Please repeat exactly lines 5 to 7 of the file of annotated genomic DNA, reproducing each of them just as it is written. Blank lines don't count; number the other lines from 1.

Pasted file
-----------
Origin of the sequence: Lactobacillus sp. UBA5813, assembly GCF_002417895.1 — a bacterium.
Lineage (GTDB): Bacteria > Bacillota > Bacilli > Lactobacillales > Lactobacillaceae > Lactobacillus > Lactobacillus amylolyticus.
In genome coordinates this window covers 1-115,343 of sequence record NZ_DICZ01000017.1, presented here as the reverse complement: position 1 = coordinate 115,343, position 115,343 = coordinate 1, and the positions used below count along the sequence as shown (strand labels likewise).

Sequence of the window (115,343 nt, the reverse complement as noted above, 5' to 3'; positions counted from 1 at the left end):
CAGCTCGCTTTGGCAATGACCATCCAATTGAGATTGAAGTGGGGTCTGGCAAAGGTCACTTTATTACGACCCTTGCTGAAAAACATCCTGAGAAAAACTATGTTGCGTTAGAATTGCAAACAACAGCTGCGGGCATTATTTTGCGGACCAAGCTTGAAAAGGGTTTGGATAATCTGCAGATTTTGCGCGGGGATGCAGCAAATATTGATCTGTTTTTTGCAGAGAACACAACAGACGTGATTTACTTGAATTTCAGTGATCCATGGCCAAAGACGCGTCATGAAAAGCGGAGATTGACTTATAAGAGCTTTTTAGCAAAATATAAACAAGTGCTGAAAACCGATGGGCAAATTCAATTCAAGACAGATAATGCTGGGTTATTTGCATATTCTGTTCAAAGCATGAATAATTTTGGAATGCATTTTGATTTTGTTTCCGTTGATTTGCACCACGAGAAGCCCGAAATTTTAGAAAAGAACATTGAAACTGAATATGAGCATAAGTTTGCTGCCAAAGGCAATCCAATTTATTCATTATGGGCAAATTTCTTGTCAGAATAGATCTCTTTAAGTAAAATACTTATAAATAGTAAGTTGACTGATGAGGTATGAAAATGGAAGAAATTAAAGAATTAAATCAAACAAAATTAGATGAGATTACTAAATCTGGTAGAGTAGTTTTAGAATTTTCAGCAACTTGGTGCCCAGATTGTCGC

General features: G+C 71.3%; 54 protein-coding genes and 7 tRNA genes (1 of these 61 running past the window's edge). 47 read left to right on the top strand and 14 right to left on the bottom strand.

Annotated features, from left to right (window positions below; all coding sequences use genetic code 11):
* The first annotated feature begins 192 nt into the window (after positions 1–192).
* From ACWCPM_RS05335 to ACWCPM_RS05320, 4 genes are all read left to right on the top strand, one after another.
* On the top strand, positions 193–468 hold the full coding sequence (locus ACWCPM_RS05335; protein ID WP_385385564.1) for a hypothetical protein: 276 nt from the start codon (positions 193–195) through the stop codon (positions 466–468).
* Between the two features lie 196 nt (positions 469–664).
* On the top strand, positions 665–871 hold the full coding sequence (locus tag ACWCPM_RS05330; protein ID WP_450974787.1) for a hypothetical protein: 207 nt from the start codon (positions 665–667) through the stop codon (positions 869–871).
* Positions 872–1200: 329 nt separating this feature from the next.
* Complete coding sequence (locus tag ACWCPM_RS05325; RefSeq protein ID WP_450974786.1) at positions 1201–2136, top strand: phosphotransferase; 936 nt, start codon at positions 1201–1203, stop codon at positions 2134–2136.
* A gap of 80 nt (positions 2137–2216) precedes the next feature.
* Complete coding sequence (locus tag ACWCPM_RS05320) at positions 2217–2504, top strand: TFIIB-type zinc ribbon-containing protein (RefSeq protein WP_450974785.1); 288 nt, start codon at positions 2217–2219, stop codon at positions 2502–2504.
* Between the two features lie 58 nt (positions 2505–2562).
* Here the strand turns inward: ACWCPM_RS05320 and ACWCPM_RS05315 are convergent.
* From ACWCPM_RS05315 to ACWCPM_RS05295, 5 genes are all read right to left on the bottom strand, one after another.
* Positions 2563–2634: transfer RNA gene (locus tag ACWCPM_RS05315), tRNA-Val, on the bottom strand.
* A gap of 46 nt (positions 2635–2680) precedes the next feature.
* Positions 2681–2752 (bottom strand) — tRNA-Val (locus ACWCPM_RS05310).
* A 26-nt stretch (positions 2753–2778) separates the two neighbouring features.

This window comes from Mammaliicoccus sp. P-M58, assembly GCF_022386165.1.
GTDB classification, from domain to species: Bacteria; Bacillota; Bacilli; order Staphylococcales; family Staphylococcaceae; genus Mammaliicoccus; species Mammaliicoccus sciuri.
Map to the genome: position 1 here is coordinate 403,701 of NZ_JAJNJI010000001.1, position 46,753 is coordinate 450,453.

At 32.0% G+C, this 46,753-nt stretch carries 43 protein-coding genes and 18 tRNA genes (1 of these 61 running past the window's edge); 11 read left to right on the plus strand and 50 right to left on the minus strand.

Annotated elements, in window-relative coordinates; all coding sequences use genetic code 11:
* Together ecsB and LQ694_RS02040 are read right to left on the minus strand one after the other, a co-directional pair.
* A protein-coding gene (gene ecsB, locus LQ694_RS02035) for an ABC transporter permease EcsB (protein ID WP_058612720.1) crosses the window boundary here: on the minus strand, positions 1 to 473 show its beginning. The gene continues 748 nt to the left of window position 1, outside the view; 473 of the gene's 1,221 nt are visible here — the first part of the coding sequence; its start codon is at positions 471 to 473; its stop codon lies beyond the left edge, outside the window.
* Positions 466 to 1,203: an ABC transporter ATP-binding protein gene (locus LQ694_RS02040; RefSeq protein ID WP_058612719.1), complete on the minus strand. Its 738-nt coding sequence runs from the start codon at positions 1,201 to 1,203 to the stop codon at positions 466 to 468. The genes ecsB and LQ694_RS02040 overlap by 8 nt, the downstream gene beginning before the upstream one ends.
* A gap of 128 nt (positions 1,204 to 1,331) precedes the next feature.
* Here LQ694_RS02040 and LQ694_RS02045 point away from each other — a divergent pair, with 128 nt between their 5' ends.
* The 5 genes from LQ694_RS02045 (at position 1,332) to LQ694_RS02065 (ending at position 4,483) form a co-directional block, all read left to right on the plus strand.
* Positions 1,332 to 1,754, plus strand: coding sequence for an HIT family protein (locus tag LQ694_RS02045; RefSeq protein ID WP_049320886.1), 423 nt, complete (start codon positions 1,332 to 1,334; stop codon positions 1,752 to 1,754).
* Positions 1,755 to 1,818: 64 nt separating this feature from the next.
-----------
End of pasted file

CAGCTCGCTTTGGCAATGACCATCCAATTGAGATTGAAGTGGGGTCTGGCAAAGGTCACTTTATTACGACCCTTGCTGAAAAACATCCTGAGAAAAACTATGTTGCGTTAGAATTGCAAACAACAGCTGCGGGCATTATTTTGCGGACCAAGCTTGAAAAGGGTTTGGATAATCTGCAGATTTTGCGCGGGGATGCAGCAAATATTGATCTGTTTTTTGCAGAGAACACAACAGACGTGATTTACTTGAATTTCAGTGATCCATGGCCAAAGACGCGTCATGAAAAGCGGAGATTGACTTATAAGAGCTTTTTAGCAAAATATAAACAAGTGCTGAAAACCGATGGGCAAATTCAATTCAAGACAGATAATGCTGGGTTATTTGCATATTCTGTTCAAAGCATGAATAATTTTGGAATGCATTTTGATTTTGTTTCCGTTGATTTGCACCACGAGAAGCCCGAAATTTTAGAAAAGAACATTGAAACTGAATATGAGCATAAGTTTGCTGCCAAAGGCAATCCAATTTATTCATTATGGGCAAATTTCTTGTCAGAATAGATCTCTTTAAGTAAAATACTTATAAATAGTAAGTTGACTGATGAGGTATGAAAATGGAAGAAATTAAAGAATTAAATCAAACAAAATTAGATGAGATTACTAAATCTGGTAGAGTAGTTTTAGAATTTTCAGCAACTTGGTGCCCAGATTGTCGC

General features: G+C 71.3%; 54 protein-coding genes and 7 tRNA genes (1 of these 61 running past the window's edge). 47 read left to right on the top strand and 14 right to left on the bottom strand.

Annotated features, from left to right (window positions below; all coding sequences use genetic code 11):